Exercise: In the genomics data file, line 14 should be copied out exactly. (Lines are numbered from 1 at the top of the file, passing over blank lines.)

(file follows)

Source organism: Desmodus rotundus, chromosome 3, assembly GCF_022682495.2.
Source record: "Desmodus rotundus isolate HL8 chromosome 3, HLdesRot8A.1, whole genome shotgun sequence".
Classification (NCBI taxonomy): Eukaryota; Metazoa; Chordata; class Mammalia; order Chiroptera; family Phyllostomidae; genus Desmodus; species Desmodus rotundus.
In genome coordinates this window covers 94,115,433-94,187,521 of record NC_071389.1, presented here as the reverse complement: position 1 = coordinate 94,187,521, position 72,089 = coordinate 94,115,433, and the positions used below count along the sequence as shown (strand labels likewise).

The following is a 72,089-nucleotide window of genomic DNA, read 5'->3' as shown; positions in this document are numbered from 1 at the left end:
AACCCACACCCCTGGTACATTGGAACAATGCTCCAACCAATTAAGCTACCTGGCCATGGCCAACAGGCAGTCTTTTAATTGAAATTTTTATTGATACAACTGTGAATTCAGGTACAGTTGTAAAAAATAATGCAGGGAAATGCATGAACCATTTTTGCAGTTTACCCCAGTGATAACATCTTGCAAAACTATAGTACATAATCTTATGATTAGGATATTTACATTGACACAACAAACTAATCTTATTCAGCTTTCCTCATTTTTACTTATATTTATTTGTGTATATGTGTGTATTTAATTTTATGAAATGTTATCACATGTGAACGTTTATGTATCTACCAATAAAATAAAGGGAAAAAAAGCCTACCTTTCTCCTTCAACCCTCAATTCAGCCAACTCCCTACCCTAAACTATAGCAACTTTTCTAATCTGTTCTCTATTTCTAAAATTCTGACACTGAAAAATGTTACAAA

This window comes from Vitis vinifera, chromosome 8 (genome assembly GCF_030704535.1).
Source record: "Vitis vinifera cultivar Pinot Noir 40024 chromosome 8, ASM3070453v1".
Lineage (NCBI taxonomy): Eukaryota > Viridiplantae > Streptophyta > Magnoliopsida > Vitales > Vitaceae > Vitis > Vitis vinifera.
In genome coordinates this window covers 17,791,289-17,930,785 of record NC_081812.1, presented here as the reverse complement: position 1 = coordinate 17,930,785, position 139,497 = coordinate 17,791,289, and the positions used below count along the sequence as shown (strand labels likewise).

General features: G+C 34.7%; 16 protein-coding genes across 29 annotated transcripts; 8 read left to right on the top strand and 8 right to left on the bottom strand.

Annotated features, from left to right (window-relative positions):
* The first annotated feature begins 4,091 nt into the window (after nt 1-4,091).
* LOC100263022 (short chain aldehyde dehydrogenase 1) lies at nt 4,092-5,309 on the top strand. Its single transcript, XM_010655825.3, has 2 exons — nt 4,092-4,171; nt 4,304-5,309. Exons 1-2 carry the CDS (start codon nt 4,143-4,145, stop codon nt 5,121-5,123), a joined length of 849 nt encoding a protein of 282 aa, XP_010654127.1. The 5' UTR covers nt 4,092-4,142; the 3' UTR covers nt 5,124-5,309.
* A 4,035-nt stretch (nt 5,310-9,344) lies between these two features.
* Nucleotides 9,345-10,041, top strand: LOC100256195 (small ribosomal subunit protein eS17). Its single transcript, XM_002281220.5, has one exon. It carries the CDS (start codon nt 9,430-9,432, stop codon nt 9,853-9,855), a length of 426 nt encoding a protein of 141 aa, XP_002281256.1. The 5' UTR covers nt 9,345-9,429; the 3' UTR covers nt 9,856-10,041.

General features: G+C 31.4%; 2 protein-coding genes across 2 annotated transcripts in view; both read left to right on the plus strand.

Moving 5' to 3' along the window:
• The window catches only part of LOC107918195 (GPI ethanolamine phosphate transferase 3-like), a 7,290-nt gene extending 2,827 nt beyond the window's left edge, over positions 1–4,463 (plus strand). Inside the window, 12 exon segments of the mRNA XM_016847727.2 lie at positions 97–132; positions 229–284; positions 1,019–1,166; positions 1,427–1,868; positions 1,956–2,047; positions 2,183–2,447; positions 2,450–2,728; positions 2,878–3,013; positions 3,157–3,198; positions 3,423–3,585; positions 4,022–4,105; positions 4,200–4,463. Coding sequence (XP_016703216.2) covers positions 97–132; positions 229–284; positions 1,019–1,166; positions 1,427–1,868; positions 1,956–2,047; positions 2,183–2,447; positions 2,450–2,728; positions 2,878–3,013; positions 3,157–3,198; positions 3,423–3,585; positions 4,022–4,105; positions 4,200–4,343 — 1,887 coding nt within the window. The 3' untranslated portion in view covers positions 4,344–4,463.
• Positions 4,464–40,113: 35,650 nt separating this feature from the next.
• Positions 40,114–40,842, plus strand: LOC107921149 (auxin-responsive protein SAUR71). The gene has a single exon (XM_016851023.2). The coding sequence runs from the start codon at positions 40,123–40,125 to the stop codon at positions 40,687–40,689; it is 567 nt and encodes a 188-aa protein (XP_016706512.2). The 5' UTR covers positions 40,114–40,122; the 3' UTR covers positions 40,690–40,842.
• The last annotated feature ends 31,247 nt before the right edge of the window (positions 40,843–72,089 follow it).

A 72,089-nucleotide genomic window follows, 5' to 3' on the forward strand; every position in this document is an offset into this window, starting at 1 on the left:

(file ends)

* LOC100263022 (short chain aldehyde dehydrogenase 1) lies at nt 4,092-5,309 on the top strand. Its single transcript, XM_010655825.3, has 2 exons — nt 4,092-4,171; nt 4,304-5,309. Exons 1-2 carry the CDS (start codon nt 4,143-4,145, stop codon nt 5,121-5,123), a joined length of 849 nt encoding a protein of 282 aa, XP_010654127.1. The 5' UTR covers nt 4,092-4,142; the 3' UTR covers nt 5,124-5,309.